Eliot wonders what Freeman Dyson's views are with regard to the extinctifying potential of present or cold war nuclear arsenals. In his book Weapons and Hope (1984), Dyson wrote: “I am unable to imagine any chain of events by which our existing nuclear weapons could destroy mankind and leave no remnant population of surviviors.” Gelwan imagines that fifty times as many physical scientists would agree with him as Dyson in this regard. In my view that's a ridiculous assertion; I believe the actual ratio for physicists would be well in the reverse direction, but that's neither here nor there — being a nuclear scientist doesn't give one special expertise or aptitude for predicting most environmental “sequelae,” as Gelwan terms them, to nuclear war. As for Gelwan's attempted put-down of Dyson, implying he never “actually worked on nuclear weapons development and related fields,” on the contrary Freeman Dyson was one of the principal actors in the Orion spaceship project. Eliot might recall what was to propel Orion: mini-atomic bombs.
Getting back to Doomsday, the real danger, I think — and Dyson agrees, or rather I agree with him in this regard (see Weapons and Hope, pp. 22-23) — is not that a nuclear exchange say between Pakistan and India, or even between Russia (or the old Soviet Union) and the United States, would trigger subsequent human extinction. The danger, Dyson writes, is that we would survive an initial nuclear exchange; but decide, more or less, hey that's not so bad, we can take this… then go on to fight more nuclear wars, exchange after exchange, waged upon an ever increasingly poisoned and dessicated earth — until ultimately human extinction would follow.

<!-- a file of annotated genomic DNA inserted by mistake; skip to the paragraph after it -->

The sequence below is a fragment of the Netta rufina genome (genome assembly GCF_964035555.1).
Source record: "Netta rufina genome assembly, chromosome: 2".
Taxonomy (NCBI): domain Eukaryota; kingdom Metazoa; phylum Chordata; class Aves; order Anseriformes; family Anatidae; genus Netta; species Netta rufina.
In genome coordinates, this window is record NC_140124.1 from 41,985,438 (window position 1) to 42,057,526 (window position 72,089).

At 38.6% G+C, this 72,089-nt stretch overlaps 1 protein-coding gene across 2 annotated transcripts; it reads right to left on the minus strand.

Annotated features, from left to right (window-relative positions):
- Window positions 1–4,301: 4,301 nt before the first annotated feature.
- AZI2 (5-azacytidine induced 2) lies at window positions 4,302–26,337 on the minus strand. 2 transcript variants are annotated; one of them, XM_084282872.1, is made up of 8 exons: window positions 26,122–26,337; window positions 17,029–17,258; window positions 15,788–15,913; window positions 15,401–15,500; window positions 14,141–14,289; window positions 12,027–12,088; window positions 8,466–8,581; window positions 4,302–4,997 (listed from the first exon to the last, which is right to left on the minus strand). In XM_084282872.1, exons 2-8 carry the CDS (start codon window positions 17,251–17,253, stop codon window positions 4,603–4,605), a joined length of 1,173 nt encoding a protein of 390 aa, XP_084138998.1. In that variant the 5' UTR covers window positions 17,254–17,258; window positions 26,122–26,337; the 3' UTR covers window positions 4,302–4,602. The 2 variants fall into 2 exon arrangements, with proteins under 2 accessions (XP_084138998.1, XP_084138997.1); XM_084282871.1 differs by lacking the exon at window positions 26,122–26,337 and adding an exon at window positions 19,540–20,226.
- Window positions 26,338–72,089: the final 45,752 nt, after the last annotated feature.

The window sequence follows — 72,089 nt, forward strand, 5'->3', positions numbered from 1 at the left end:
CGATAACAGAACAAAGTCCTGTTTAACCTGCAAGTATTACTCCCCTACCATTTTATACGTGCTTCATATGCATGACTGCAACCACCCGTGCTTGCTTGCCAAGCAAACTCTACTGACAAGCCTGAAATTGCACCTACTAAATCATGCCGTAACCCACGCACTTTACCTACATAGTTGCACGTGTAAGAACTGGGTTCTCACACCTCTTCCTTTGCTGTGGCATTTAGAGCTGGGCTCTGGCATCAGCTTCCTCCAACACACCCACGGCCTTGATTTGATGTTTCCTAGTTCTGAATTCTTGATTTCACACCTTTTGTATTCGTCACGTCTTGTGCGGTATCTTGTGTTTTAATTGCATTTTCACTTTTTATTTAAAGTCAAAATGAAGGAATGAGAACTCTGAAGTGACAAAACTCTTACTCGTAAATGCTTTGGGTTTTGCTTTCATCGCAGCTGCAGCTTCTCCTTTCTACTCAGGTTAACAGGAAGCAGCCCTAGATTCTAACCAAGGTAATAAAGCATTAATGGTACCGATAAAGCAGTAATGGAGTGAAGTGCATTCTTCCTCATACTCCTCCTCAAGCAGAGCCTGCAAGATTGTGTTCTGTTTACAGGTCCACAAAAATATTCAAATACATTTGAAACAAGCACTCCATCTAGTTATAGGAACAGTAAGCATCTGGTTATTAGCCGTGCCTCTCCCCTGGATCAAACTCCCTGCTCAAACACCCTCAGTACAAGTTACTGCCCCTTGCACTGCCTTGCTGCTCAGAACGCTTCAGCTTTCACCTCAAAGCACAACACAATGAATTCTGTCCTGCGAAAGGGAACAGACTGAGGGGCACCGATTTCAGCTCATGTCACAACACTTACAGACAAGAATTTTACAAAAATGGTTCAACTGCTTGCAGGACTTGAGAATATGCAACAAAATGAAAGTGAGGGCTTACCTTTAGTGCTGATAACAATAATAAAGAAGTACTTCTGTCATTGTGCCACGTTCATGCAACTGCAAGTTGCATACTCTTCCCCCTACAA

That's why it is so important that even a limited nuclear exchange (such as possible between India and Pakistan, clearly short of Doomsday) must not be undertaken in the first place. Trying, as Gelwan seeks to and “atomic scientists” at Bulletin of the Atomic Scientists do, to scare thoughtful people by suggesting that Doomsday is plausible in such a scenario will simply shred further the already much-tattered reputation of environmentalist “doomsday-mongers.”
As for how reasonable it is to suppose even a cold war-level nuclear arsenal would be capable of instigating human extinction, let's do a little sanity check. The total size of the nuclear arsenal as it existed during the cold war may be estimated at about a gigaton; that's close enough, a factor of a couple either way wouldn't make any difference to the discussion. The explosive power of a ton of TNT is equivalent to 4.184 × 109 Joules of energy. A gigaton of TNT therefore contains 4 × 1018 Joules. According to this 1997 article in the journal Nature (requires subscription or pay-per-view), the impact which created the Chicxulub crater on the northern tip of the Yucatan peninsula of Mexico 65 million years ago (exterminating the dinosaurs along with three quarters of all species alive, land and sea, killing all creatures larger than about 10 kg or 22 lbs. body weight, which included all the dinosaurs) had an energy of 5 × 1023 Joules. Thus the Chicxulub impact — triggering the only known “nuclear winter” during the last more than hundred million years on earth — had an energy over 100,000 times greater than the cold war nuclear arsenal. How likely is it then a “mere” gigaton (comparable to a magnitude 8 earthquake, which occurs every few years) could accomplish it?
No, I suggest the real danger lies as laid out above: that nuclear war might “catch on” as both nationally survivable (at least when taken in moderation, like fugu) and politically advantageous.